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linking verb

Linking verbs (also known as copulas or copular verbs) are used to describe the state of being of the subject of a clause. Unlike action verbs (also called dynamic verbs), they connect the subject to the predicate of the clause without expressing any action.
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Logic the often unexpressed link between the subject and predicate terms of a categorial proposition, as are in all men are mortal



an auxiliary grammatical element of a compound predicate having a weakened lexical meaning and serving to express merely grammatical categories of the predicate, the lexical meaning being expressed by a nonconjugated, usually nominal, element. The verb “to be” is used as a copula in many languages. The presence of a copula may be obligatory, as in English and French; optional, as in Russian and Hungarian; determined by the type of nominal predicate, as in Swahili; or determined by the semantic character of the sentence, as in Khmer. Certain verbs besides “to be” can function as copulas; these verbs, which introduce an additional nuance to the meaning of the elements linked by the verb, include the Russian nachinat’ (“to begin”), stanovit’sia (“to become”), and delat’ (“to do,” “to make”).

References in periodicals archive ?
In the past tense, a free-standing copula is required:
Tennyson's yearnings are buried in plain sight: repeated, yet always further to the left, familiarized to the point of elision (remember the implied but silent copula of line 4), repressed (like all Freudian familiars) just out of hearing, then returned (like all Freudian repressions) on a culminating rhyme-cum-repeat.
TABLE 1 Archimedean Copulas Copula C (u, v) Support of [alpha] Clayton [([u.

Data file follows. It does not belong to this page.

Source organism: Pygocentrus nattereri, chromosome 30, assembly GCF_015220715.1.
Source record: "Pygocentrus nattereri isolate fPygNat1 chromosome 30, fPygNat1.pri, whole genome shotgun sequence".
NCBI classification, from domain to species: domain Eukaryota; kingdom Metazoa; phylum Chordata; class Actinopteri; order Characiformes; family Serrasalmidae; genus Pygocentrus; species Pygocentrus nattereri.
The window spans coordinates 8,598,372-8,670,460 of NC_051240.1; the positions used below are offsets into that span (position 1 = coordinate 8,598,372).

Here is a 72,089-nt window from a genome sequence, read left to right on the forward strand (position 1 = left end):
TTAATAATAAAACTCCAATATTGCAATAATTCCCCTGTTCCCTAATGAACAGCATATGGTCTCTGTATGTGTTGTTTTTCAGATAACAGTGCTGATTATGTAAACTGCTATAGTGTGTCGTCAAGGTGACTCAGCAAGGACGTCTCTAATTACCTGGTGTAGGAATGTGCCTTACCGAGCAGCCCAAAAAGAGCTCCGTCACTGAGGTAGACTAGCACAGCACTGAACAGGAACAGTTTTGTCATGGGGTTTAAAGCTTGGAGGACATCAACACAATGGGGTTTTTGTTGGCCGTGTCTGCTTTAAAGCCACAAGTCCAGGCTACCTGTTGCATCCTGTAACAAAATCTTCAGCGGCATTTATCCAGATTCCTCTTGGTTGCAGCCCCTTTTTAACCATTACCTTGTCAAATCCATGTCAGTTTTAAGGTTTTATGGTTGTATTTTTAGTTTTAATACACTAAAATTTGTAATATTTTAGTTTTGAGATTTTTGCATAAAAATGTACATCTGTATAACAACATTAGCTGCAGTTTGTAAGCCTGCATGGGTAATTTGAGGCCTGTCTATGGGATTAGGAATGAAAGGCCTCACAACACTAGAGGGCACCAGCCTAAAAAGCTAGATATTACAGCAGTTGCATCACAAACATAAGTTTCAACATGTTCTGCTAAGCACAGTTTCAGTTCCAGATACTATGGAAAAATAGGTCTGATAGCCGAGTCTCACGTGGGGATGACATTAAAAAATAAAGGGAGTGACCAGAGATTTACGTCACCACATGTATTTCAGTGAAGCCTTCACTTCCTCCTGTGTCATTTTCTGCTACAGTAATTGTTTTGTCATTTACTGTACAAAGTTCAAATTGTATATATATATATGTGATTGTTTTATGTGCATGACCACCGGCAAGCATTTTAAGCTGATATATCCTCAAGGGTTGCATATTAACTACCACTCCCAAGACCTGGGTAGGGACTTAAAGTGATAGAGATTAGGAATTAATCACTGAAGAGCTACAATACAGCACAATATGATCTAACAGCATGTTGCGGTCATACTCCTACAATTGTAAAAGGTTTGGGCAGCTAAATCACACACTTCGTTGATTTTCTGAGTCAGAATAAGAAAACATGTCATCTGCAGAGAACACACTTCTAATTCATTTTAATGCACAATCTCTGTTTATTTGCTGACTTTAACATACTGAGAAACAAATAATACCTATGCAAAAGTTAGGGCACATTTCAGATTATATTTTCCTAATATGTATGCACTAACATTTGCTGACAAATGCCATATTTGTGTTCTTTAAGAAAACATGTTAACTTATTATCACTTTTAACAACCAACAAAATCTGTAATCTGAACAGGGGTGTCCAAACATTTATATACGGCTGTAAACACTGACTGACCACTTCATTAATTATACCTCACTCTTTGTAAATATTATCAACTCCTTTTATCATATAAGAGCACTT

The Bakairi language oscillates between employing the copula or not (in the present tense, the copula is often omitted), but no language oscillates between employing copula or a positional verb.
at 39 (indicating that this parallel may explain the missing copula in some, but not all, environments).
Non enim ita demens esset ut, si quid amaritudinis in re uxoria cognovisset, iterum in eam sponte sua vellet incidere postquam naturae beneficio sive dei cuiuspiam indulgentia illa molestia caruisset, sed certe intelligit id quod res est nullam esse hominis vitam sine copula coniugali, sine voluptate ad quam nati sumus.
Both ESL and native speakers sometimes resort to creolization when translating into E-Prime, "[d]oing without be as both copula and auxiliary: 'She a fine scholar'" (Todd & Hancock 498).
But too often in Close Readers, the reading isn't close enough to explain or illuminate this connection; if this copula is inexorable, it spends much of this book as a parallel (both sodomy and humanism are relational, both are controversial, both frequently involve relations between men) rather than as an intersection.
A woman and a man play themselves out like a game of cards, they hold the hand of their anger, the questionable copula, the law of gravity, the mocking lightness of its laws.
Additional features of the Fourth Edition include: extended discussions of risk management and risk measures, including Tail-Value-at-Risk; expanded coverage of copula models and their estimation; new sections on extreme value distributions and their estimations, compound frequency class of distributions, and estimation for the compound class; and motivating examples from fields of insurance and business.
The importance of using copula to account for dependencies of operational risk losses is also highlighted.